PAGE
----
Women’s Individuation in the Works of Pierrette Fleutiaux
Chapter 3: Negotiating (with) the Mother in Métamorphoses de la reine and Des phrases courtes, ma chérie
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Negotiating (with) the Mother in Métamorphoses de la reine and Des phrases courtes, ma chérie
Est-ce donc moi qui fausse toutes les boussoles lorsque je suis avec ma mère?
Is it me distorting the compass readings when I’m with my mother?
— PIERRETTE FLEUTIAUX1
The question mark over the role of the grandmothers at the end of Allons-nous être heureux? raises the issue of the mother–daughter relationship in the development of the individual woman. As has been demonstrated, the mother–daughter relationships depicted in Le Deuxième sexe II are largely negative,2 with the mother channelling the hopes and desires which she has not been able to fulfil under patriarchy into the lives of her children, or holding back her daughters so that they remain as restricted as herself. Contemporary academic representations of mother–daughter relationships are likewise rather bleak.3 However, Jungian theory allows a more ← 147 | 148 → positive framing of these fraught relationships by suggesting that they are partly the result of unintegrated archetypal projections which entrap the mother and daughter in a complex. This reframing offers the possibility for mothers and daughters to work towards greater understanding and relational harmony.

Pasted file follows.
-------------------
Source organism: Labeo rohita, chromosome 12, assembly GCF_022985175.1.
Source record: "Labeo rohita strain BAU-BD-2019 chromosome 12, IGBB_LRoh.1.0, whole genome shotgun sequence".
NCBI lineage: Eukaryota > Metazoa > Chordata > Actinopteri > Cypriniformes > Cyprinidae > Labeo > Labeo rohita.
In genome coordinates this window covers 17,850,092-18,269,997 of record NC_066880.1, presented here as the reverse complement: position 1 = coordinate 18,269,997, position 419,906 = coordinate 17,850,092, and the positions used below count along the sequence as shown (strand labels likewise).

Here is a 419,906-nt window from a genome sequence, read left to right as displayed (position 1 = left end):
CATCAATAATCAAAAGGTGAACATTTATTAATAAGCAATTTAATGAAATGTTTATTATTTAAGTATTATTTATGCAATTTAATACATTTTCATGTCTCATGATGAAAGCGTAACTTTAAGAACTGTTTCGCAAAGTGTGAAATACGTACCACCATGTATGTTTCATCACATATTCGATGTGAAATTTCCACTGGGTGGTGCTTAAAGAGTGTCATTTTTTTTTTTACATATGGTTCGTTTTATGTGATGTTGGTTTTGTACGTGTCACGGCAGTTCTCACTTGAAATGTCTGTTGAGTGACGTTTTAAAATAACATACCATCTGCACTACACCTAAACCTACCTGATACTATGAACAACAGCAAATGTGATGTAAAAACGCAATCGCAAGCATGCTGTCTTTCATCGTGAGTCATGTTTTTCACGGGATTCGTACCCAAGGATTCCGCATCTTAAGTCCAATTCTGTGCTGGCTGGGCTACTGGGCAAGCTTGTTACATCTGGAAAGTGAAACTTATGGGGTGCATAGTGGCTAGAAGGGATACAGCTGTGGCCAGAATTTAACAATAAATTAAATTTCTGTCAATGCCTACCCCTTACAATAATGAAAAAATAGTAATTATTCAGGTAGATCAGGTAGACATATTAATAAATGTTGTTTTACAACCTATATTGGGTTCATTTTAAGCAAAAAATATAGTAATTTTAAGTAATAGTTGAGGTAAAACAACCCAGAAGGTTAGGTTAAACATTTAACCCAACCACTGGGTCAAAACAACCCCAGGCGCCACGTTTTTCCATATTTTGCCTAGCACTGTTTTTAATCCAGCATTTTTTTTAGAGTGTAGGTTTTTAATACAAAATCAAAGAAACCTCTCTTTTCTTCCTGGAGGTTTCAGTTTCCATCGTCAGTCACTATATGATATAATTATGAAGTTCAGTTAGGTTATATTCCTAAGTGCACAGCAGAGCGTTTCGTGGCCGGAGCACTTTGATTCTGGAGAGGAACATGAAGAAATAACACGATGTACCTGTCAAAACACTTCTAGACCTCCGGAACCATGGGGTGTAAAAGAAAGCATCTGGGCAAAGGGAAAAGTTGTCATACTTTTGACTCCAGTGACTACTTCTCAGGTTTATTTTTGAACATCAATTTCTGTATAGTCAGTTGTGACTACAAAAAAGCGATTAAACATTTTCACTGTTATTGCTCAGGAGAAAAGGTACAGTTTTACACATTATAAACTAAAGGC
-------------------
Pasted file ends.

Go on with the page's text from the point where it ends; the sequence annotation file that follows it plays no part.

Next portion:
The tapestry of the mother–daughter relationship is the obvious focus of Des phrases courtes, ma chérie, a text about the death of the nameless narrator’s mother. Yet I will also argue here that a mother...
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